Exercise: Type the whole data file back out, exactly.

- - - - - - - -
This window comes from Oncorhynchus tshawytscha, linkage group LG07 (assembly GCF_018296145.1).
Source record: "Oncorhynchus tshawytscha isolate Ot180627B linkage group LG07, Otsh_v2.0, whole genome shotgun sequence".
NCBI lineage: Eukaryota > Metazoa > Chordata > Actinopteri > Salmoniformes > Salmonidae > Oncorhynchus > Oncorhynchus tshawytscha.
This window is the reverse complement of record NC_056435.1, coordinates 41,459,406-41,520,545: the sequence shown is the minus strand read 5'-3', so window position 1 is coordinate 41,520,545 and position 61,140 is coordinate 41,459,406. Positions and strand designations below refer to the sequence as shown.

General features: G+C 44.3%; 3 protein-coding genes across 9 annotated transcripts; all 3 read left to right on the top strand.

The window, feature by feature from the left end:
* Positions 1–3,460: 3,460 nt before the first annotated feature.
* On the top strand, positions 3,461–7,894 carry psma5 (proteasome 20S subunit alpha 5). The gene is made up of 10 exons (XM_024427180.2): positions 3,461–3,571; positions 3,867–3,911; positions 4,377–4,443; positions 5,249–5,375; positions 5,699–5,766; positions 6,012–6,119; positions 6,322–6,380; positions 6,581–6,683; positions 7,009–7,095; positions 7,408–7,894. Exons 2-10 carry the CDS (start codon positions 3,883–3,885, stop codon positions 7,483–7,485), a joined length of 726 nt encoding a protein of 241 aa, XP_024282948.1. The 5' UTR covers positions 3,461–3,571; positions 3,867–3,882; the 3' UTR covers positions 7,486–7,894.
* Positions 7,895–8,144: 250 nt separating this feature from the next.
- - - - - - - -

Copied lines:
This window comes from Oncorhynchus tshawytscha, linkage group LG07 (assembly GCF_018296145.1).
Source record: "Oncorhynchus tshawytscha isolate Ot180627B linkage group LG07, Otsh_v2.0, whole genome shotgun sequence".
NCBI lineage: Eukaryota > Metazoa > Chordata > Actinopteri > Salmoniformes > Salmonidae > Oncorhynchus > Oncorhynchus tshawytscha.
This window is the reverse complement of record NC_056435.1, coordinates 41,459,406-41,520,545: the sequence shown is the minus strand read 5'-3', so window position 1 is coordinate 41,520,545 and position 61,140 is coordinate 41,459,406. Positions and strand designations below refer to the sequence as shown.

General features: G+C 44.3%; 3 protein-coding genes across 9 annotated transcripts; all 3 read left to right on the top strand.

The window, feature by feature from the left end:
* Positions 1–3,460: 3,460 nt before the first annotated feature.
* On the top strand, positions 3,461–7,894 carry psma5 (proteasome 20S subunit alpha 5). The gene is made up of 10 exons (XM_024427180.2): positions 3,461–3,571; positions 3,867–3,911; positions 4,377–4,443; positions 5,249–5,375; positions 5,699–5,766; positions 6,012–6,119; positions 6,322–6,380; positions 6,581–6,683; positions 7,009–7,095; positions 7,408–7,894. Exons 2-10 carry the CDS (start codon positions 3,883–3,885, stop codon positions 7,483–7,485), a joined length of 726 nt encoding a protein of 241 aa, XP_024282948.1. The 5' UTR covers positions 3,461–3,571; positions 3,867–3,882; the 3' UTR covers positions 7,486–7,894.
* Positions 7,895–8,144: 250 nt separating this feature from the next.